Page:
Print Array in C++

Print Array in C++

An array is a data structure that stores similar data items at contiguous memory locations under one variable name. The elements in an array can be accessed using indices.

This article discusses the arrays and how to print array in C++.

Introduction of Arrays

For a small number of data items, you can use different variables for each data item, but when the number of instances grows, it becomes difficult to manage them with different variables.

In such conditions, arrays come in handy. The purpose of an array is to store many instances under a single variable name.

You can use arrays to store different data types such as int, float, double, char as well as complex data types such as class and structure objects. The array’s size and memory are both fixed.

Different Methods to Print an Array in C++

To print the arrays in C++, this article discusses the methods given below.

  • By traversing indices
  • Using for_each() function
  • Using range-based for loop
  • Using Iterators
  • Using copy() and ostream_iterator() library functions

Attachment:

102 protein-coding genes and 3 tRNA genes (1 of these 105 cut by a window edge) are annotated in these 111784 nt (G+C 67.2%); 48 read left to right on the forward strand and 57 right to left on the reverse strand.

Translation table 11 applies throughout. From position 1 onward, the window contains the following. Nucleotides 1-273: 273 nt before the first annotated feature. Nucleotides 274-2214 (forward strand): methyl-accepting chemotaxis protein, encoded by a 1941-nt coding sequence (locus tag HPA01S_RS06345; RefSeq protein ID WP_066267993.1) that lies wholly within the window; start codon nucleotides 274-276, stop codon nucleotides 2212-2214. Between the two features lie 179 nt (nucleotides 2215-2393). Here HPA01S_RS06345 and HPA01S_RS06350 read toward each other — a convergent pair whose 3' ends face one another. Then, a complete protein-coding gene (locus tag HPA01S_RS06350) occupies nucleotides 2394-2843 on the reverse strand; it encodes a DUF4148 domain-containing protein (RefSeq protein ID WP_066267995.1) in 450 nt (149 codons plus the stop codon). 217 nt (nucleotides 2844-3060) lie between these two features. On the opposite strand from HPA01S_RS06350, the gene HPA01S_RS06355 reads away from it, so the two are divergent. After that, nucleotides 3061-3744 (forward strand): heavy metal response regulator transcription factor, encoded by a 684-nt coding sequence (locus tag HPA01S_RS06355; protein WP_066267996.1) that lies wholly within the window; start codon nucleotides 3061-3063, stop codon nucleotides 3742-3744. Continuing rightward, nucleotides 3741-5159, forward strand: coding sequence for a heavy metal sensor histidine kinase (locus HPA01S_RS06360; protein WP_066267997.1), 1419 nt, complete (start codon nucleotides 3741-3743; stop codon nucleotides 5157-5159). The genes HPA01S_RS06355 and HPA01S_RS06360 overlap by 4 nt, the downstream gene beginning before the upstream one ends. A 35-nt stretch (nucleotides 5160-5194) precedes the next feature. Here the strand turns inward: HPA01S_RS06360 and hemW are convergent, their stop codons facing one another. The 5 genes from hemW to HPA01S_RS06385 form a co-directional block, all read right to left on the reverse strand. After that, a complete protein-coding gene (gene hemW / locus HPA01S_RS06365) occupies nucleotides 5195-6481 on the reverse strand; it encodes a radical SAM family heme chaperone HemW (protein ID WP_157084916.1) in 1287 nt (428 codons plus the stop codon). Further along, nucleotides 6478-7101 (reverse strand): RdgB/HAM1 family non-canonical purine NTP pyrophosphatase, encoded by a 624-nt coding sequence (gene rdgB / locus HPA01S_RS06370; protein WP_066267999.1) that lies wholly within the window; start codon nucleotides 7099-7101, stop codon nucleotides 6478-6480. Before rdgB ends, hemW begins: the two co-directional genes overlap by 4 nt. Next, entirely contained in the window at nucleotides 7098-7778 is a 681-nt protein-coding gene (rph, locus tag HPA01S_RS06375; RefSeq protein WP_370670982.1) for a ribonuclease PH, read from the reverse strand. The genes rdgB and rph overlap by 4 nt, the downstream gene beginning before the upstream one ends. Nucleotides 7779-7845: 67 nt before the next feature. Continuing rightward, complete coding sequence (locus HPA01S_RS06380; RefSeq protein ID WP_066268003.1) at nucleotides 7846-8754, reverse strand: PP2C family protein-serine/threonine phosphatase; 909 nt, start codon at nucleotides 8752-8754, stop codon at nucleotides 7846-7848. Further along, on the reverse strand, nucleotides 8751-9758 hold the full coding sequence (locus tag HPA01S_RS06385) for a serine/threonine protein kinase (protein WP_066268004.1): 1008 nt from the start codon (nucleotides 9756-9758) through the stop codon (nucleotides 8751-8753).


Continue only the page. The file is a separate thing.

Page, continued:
• Print array in C++17 using copy() and make_ostream_joiner() library functions

print array in C++ by Traversing Indices

You can access the array element using indices in the square brackets ([]).

To print the array,

  • Start at index 0 and loop until the index is less than the length of the array.
  • Print the element at the current index.

You can use any of the loops that C++ provides. The example given here uses the for loop.

Syntax of the for loop:

Note that you can skip the first and the third statement if you have initialized the variable and updated it somewhere else. But you can not skip the second statement.

Let’s understand with code.

Output: